* Dark of the Sun (1968) – one of Rod’s best ever movies, a nihilistic, thrilling guys-on-a-mission flick set during the Simba Rebellion in 1960s Congo. Full of exciting action, surprising moments and a superb score, with Rod going to town as a broken, emotionally wrecked mercenary. The best movie made from a Wilbur Smith novel (admittedly not high praise).
* The Hell with Heroes (1968) – this post-war thriller has its fans and Rod rarely had a lovelier co-star than Claudia Cardinale, but I found this a little dull and disappointing.
* The High Commissioner (1968) – Rod plays an Aussie for only the second time of his career – and muffs it. A perfectly good story (from the Jon Cleary novel) is ruined, in part by Rod’s poor performance. Made during the stage of his career when he was drinking and rewriting scripts too much – it worked for Dark of the Sun, but not here.
* Zabriskie Point (1970) – the most unusual movie Rod ever made: after the success of Blow Up (1967), MGM gave Antonioni carte blanche and were rewarded with a $7 million flop that was loathed by most writers. Nonetheless its full of striking images and scenes such as the hippies making love in the desert. Worth seeking out. Rod’s role is only small but he gives the best performance.
* The Man Who Had Power Over Women (1971) – a midlife crisis drama movie which probably should never have been made and has too many silly moments (eg someone being killed by being hit by a lot of toilet bowls) and made about ten cents at the box office but actually features one of Rod’s best performances.
* Darker Than Amber (1971) – Rod is ideally cast as John D MacDonald’s detective hero Travis McGee and takes part in one of the all time great fight scenes with William Smith, but the film doesn’t quite work.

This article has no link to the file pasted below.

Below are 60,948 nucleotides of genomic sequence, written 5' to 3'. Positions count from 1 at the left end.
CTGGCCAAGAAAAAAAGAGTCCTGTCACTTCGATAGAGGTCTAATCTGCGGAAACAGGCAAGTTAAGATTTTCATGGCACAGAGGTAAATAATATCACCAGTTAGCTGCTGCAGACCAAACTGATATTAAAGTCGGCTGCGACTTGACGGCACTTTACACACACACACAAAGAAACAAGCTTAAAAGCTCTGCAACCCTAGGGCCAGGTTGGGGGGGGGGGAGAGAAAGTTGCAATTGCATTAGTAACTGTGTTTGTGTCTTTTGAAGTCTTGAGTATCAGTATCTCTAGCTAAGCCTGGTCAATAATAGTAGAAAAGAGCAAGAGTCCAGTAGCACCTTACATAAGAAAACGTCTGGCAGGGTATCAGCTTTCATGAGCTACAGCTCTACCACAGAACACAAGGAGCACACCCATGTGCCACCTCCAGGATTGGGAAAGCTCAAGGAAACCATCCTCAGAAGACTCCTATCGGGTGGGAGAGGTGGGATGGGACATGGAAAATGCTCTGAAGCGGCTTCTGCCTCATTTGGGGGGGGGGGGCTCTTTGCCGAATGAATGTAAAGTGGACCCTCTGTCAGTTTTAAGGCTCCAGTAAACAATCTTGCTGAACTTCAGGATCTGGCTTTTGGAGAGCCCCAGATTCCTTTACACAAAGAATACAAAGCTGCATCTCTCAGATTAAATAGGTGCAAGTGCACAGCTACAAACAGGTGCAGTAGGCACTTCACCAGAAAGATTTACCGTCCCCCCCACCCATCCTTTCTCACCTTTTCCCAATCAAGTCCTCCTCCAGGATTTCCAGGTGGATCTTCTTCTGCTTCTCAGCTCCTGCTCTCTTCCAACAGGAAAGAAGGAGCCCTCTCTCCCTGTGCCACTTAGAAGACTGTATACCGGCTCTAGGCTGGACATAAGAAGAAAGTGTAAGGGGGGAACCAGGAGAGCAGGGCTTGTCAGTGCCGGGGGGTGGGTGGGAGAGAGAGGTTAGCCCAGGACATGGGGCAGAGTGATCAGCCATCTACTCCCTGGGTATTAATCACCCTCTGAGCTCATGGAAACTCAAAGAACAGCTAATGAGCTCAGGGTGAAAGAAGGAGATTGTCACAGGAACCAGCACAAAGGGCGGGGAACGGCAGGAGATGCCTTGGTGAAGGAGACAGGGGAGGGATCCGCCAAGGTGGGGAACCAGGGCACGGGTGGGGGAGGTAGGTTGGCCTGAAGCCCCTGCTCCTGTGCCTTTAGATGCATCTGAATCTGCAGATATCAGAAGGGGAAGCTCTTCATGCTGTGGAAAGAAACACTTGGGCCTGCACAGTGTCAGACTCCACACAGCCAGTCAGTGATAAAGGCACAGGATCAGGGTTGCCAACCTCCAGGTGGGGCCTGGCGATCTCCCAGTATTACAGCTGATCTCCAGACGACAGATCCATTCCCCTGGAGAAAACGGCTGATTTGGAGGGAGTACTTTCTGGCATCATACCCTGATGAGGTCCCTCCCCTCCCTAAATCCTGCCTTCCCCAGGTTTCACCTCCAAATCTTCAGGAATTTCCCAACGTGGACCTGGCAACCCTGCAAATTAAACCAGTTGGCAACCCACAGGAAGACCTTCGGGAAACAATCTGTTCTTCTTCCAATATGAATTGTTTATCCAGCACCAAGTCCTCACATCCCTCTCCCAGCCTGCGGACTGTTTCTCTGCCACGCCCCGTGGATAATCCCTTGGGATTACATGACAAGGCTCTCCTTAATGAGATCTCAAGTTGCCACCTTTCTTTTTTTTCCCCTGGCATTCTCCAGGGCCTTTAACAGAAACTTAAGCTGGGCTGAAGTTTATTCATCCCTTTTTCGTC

* Bearcars! (1971-72) (TV series) – As Rod’s star began to decline in Hollywood, he returned to the small screen in this buddy adventure tale; he and Denis Cole have adventures in their Stutz bearcat in the 1910s. Not bad though the writers struggled to come up with stories that didn’t involve people being kidnapped, and everything in the show always looked too brown.
* Family Flight (1972) – enjoyable TV movie which featured Rod’s first performance as a father – he and his family crash in the desert and need to survive before the film runs out of its allocated 90 minutes.
* The Heroes (1972) – weird, boring Italian WW2 heist film with Rod and Rod Steiger looking for money in the desert.
* The Train Robbers (1973) – Rod and John Wayne were mates in real life but this is the only movie they made together, a slow paced but enjoyable in its way Western.
* Trader Horn (1973) – el cheapo MGM remake of the 1931 classic, shot on the back lot with Rod way too fat to play the title role. Kids might enjoy it.
* The Deadly Trackers (1973) – one of the most bleak and violent movies Rod ever made, and his first performance as a die-hard villain, slaughtering the family of sheriff Richard Harris who goes looking for him. A bit of a mess – only if you like ultra violent Westerns.
* Partizan (1974) – Rod headed to Yugoslavia and tries to convince audiences he’s an American educated Yugoslav who returned home when the Germans invaded to fight for the mother country. Plenty of spectacle and action plus a great performance by Adam West.
* A Matter of Wife… and Death (1976) – (TV movie) pilot for a series that never went ahead based on the Burt Reynolds movie Shamus (1973), with Rod stepping in for the lead. Not bad of it’s type.
* Blondy (1976) – the worst movie Rod made. Awful Europudding sex thriller which is painful to watch. Rod’s professiona performance in a, small role is the best thing about it.
* The Oregon Trail (1976-77) – a short lived Western series with Rod as a paterfamilias trekking across the plains. Like too many of Rod’s work in the seventies it’s “okay” rather than inspired. He has good by-play with Charles Napier, who became a mate in real life.
* The Treasure Seekers (1978) – odd, hard to see film with Rod and Stuart Whitman looking for treasure in present day Jamaica, from a script by Rod. Not as much fun as it sounds, shot far too cheaply.
* The Picture Show Man (1977) – Rod’s first Aussie movie in over 20 years… and he plays an American! And it’s not even the lead! But this is a charming valentine to film exhibitors of the silent era, with Rod’s old radio drinking buddies John Ewart and John Meillion in the leads.
* A Time to Die (1983) – released four years after being shot, from a story by Mario Puzo – this isn’t a bad war time revenge film with Rod as a CIA man and Rex Harrison as a Nazi general.
* Cry of the Innocent (1980) (TV movie) – solid TV movie from a Frederick Forsyth story with Rod as a man avenging the death of his wife and child.